G8 states are breaking their pledges to fight hunger
The rich G8 nations have failed to keep their pledges in the
fight against world hunger.
Worse: while the world food crisis increases the suffering in poor countries, the major industrial states at their summit in Toyako, in northern Japan, look like falling way behind what they have already agreed to do, critics argue.
"The current draft communique is an outrage," warns Max Lawson, senior policy advisor at Oxfam.
"Whether it refers to aid to Africa, education or health, the text shows that leaders are attempting to water down their previous financial commitments, or even reneging on them altogether."
But at least, he said, "there is still time for the Japanese presidency to show some leadership and turn things around" at the summit starting Monday, during which the G8 leaders will meet with African representatives, World Bank president Robert Zoellick and UN Secretary General Ban Ki Moon.
"Not only are the G8 failing to meet their promises, they are now failing to acknowledge they ever made them," warns Lawson.
Three years ago, at their summit in Gleneagles, Scotland, the G8 agreed to boost aid to developing countries by 50 billion dollars annually by 2010. At least half of this extra money should go to Africa, they said.
But the body led by former UN secretary general Kofi Annan which keeps a check on the pledges being fulfilled reckons that 40 billion dollars in aid promised to Africa has failed to materialise.
"The only promises that matter are the ones you keep," Annan has warned in making an appeal for the upcoming summit to make good on what the G8 has failed to come up with.
Oxfam says that Germany, France and Japan are the worst for not keeping their word.
The German government counters that shortly before the summit it decided to increase its development aid spending for 2009 by 800 million euros.
However, the 0.37 per cent of gross domestic product quota set aside for such aid is little affected by this. And it remains unclear how Germany will reach the 0.51 per cent promised by 2010.
The DATA aid organisation has calculated that the G8 countries managed to increase their aid for sub-Sahara states since 2004 by just 3 billion dollars to 18.8 billion instead of the promised 25 billion.
"G8 leaders seem to have quickly forgotten what they pledged to do when it comes to helping the world's poorest," says Lawson.
"At a time when oil and food prices are skyrocketing through the developing world, it is not the time to shy away from important pledges."
Appearing at the summit to give the G8 leaders a sharp reminder of their past pledges will be celebrity campaigners from the world of pop music Bob Geldof and Bono.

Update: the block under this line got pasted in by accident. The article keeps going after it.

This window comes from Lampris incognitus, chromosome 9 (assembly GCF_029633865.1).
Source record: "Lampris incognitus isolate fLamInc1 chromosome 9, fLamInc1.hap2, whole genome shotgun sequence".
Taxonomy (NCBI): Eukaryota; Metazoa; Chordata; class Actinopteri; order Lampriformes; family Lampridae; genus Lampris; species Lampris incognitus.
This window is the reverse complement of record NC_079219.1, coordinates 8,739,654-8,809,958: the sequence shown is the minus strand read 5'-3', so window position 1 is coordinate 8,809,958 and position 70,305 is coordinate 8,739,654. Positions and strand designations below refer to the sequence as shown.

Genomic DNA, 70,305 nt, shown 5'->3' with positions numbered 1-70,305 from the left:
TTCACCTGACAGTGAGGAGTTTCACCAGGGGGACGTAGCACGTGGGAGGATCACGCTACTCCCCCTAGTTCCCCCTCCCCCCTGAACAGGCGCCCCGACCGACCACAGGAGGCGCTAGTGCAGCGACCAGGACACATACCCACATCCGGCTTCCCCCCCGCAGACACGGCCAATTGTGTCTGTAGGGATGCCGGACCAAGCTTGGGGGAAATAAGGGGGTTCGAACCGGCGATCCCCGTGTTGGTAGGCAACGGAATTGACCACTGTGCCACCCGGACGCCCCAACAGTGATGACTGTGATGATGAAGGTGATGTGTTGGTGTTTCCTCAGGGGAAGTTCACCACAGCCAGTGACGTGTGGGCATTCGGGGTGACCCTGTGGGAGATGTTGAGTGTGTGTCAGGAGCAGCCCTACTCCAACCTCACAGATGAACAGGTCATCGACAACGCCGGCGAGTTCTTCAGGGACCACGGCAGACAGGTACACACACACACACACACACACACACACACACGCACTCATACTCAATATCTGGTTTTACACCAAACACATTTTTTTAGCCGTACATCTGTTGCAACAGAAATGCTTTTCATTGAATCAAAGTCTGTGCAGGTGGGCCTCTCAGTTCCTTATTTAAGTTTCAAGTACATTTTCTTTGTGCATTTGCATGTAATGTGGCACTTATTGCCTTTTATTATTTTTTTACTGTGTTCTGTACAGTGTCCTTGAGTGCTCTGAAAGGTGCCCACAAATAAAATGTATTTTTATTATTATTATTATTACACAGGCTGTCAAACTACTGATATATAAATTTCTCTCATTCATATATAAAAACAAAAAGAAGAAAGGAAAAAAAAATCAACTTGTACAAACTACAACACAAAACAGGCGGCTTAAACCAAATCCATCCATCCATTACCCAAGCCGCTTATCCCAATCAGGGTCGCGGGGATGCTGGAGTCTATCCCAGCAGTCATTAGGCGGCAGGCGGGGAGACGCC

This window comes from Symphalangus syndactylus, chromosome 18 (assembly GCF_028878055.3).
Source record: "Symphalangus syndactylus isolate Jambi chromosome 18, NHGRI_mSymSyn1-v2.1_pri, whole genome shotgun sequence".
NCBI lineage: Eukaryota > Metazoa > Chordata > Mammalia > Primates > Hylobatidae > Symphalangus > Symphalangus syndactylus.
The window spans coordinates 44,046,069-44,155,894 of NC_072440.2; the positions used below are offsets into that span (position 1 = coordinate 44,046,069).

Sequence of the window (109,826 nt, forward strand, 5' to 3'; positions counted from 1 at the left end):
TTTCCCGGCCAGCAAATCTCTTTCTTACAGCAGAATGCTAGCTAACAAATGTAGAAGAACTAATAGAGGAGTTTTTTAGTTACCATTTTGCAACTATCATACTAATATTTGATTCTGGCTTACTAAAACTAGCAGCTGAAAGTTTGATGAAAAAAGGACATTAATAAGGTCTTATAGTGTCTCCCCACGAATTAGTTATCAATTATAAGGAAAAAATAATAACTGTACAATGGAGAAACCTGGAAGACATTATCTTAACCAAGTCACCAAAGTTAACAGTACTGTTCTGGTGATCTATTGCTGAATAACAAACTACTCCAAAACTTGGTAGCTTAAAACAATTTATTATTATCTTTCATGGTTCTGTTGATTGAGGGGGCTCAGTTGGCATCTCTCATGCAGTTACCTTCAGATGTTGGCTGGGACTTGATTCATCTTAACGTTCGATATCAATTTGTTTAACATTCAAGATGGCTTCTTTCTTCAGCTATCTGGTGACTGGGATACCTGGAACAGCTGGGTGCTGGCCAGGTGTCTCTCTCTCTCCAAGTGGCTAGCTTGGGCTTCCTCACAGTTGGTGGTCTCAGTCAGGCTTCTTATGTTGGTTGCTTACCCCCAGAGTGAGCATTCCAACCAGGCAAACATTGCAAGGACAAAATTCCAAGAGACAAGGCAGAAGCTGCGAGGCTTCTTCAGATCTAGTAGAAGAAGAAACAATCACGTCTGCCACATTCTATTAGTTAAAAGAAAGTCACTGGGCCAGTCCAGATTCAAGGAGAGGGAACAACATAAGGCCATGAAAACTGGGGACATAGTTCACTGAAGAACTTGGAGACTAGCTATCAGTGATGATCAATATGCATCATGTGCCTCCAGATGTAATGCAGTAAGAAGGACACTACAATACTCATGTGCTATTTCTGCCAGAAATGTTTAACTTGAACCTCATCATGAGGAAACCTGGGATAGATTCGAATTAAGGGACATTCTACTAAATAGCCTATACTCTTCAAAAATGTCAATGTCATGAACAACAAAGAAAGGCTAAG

"It is tragic and absurd that people are still going hungry in the 21st century," Geldof has said before the meeting. "I cannot stand the idea that a food crisis born out of high energy prices and increasing global prosperity is starving the super-poor in Africa.
"(Japanese Prime Minister Yasuo) Fukuda is the chair of the G8 group and Japan is the second largest economy on the planet. It is his and Japan's responsibility this year to care for the hungry and ill.
"Given the resource crises of the world at this moment, we are dismayed at the low level of expectation emanating from the table of leaders of the wealthiest economies on the planet. It's about time their actions lived up to their perhaps misplaced stature."
Bono, a founder member of DATA and the ONE campaign, said: "in order to combat the world hunger crisis, we must invest in efficiency and productivity in Africa's agriculture."
World Bank President Zoellick for his part has issued a stern warning over the dramatic consequences for the poorest countries of the growing energy and food crisis.
An immediate injection of 10 billion dollars was needed, he said, in order to counter the effects on the world's worst-hit.
And Oxfam spokesman Takumo Yamada gave a bleak warning: "Rapidly rising costs of oil and food might cause pain in rich countries - but it is shattering people's lives and entire economies in developing countries.
"Having to choose between eating or taking life-saving medicines has become the impossible choice for millions in Africa.
"G8 action on poverty is needed now more than ever - but instead they are cutting aid and burning food to fill their cars.", according to dpa.